Allergan played an unusual gambit last week to protect its best-selling eye drug — Restasis — from a patent dispute. It did that by transferring the patent of the drug to the Saint Regis Mohawk Tribe, a Mohawk Indian reservation in Franklin County, New York, United States.
Under the deal, Allergan will pay the tribe US$ 13.75 million. In exchange, the tribe will claim sovereign immunity as grounds to dismiss a patent challenge through a unit of the United States Patent and Trademark Office. The tribe will lease the patents back to Allergan, and will receive US$ 15 million in annual royalties as long as the patents remain valid.
For the Mohawk tribe, the deal could generate a new revenue stream. Bob Bailey, Allergan’s chief legal officer told FiercePharma: “I have spent time with the chiefs and their primary motivation for doing this… is to diversify the stream of incomes that this tribe enjoys away from casinos and cigarettes, into longer term, more viable streams…”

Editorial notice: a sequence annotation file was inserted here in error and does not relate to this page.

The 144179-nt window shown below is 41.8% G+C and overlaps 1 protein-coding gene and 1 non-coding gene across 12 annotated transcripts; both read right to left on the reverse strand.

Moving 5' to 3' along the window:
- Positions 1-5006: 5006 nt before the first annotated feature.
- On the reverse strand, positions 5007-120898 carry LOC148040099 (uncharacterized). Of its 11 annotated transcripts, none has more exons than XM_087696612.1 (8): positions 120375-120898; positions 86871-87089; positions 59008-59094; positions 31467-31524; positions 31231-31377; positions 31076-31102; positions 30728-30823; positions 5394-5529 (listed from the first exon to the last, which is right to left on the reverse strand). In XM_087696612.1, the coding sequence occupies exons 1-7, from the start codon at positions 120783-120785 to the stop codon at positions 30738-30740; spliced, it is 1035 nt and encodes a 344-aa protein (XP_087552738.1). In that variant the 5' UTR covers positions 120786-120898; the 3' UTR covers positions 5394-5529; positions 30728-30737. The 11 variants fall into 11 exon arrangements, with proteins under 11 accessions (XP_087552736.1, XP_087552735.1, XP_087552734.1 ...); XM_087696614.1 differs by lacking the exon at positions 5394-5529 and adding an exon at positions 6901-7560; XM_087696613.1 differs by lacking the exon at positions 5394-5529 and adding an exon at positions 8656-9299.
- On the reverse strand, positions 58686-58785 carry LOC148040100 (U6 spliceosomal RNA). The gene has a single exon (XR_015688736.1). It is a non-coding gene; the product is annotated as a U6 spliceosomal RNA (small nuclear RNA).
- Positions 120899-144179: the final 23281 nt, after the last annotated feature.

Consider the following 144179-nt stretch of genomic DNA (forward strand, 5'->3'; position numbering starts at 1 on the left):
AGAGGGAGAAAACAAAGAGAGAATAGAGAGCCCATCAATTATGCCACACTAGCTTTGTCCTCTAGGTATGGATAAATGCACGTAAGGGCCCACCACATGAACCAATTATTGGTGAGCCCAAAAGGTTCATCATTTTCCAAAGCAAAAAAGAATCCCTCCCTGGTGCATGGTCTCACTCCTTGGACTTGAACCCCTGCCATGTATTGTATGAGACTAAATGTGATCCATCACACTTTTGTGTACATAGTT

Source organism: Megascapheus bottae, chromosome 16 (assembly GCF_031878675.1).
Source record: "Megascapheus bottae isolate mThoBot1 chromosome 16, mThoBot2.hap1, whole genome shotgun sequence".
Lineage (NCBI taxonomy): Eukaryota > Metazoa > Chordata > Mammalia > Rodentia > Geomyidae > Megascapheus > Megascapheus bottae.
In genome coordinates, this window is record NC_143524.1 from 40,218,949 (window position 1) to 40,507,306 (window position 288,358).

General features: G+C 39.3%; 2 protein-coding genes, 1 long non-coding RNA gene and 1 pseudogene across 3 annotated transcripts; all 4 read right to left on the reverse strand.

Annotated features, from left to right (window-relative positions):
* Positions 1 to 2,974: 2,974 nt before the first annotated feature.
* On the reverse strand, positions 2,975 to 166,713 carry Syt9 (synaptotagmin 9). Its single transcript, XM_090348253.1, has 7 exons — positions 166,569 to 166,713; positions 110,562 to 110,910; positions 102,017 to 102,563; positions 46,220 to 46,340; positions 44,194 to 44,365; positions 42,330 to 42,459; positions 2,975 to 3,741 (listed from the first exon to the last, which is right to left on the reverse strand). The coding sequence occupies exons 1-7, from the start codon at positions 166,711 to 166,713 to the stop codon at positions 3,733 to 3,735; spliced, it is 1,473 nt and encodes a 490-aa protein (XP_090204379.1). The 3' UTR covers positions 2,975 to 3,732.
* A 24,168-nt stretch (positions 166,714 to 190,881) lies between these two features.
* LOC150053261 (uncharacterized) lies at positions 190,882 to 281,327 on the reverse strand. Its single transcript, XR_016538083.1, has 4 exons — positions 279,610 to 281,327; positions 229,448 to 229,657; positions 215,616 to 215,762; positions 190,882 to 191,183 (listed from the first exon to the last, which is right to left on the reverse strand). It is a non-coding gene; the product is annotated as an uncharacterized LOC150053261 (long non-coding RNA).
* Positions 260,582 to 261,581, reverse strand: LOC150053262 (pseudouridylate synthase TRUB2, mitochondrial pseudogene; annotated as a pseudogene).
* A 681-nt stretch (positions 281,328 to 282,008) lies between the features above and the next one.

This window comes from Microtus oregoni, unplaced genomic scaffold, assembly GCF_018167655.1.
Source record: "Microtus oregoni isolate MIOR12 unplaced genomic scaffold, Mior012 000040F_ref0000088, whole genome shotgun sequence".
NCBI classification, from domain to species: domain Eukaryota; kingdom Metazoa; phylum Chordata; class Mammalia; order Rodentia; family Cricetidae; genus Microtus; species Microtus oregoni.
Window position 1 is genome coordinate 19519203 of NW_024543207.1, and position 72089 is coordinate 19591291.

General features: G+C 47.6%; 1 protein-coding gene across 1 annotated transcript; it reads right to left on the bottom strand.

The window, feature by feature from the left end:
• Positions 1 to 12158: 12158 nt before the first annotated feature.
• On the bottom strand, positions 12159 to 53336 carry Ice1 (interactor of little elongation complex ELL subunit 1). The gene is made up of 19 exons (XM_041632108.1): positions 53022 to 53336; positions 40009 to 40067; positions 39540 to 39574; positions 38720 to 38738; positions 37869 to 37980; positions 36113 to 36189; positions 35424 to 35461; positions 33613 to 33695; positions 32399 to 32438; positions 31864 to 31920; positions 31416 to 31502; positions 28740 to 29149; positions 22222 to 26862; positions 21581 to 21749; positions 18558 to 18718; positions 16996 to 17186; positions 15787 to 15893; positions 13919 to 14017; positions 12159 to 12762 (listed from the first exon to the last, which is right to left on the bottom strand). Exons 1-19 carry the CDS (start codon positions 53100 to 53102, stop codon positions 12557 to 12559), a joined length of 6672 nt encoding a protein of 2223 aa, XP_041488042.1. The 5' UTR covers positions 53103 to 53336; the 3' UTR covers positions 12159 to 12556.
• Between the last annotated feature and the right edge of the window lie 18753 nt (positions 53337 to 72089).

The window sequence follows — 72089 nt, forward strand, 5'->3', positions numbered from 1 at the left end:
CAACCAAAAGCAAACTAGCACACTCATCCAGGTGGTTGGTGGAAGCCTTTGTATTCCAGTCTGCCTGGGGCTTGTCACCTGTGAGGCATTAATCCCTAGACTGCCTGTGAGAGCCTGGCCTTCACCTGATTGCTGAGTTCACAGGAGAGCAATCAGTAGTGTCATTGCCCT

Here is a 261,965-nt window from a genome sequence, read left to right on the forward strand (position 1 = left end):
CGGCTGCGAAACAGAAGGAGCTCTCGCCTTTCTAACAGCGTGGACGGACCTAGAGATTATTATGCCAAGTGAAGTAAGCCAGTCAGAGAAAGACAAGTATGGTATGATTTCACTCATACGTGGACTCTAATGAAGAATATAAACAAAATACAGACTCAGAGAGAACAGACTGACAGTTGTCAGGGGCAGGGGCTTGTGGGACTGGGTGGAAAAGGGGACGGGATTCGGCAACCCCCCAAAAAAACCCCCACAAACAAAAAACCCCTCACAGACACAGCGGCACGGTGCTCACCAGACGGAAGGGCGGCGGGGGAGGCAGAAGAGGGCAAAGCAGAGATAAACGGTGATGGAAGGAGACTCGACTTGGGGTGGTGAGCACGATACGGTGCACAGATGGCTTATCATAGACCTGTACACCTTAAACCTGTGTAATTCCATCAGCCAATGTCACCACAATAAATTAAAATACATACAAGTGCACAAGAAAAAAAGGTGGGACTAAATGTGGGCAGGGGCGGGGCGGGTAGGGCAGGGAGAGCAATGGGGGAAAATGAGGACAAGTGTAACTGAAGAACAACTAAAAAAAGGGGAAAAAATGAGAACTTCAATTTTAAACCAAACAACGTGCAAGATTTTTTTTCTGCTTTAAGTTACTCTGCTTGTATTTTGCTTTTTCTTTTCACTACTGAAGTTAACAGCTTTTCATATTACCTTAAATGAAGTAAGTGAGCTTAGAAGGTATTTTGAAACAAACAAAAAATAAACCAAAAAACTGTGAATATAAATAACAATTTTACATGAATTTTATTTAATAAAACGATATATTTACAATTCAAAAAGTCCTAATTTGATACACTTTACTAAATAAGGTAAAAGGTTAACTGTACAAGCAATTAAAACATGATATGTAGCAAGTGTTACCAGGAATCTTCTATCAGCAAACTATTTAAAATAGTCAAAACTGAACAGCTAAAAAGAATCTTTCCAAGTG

If successful, the move will represent a new way for drug companies to circumvent the inter partes review, a procedure for challenging the validity of a United States patent before the United States Patent and Trademark Office.
The move sent ripples across the pharmaceutical industry. Surely, if this strategy pays off, there will be other drug companies following suit. Many observers ridiculed the company on social media by calling the deal unscrupulous and sure to bring more criticism to the industry. The tribe has reportedly also taken ownership of patents owned by a technology company.
Interestingly, last year, Allergan CEO Brent Saunders had won accolades for condemning predatory drug pricing by the likes of Martin Shkreli and emphasized the company’s commitment to research and development.
This week, in a Federal District Court in Marshall, Texas, Mylan challenged Allergan’s move. Netherland headquartered Mylan, in its court filing stated that Ireland headquartered Allergan is “attempting to misuse Native American sovereignty to shield invalid patents from cancellation.”
Biocon’s Malaysia facility gets EU nod; Dr Reddy’s gets six major observations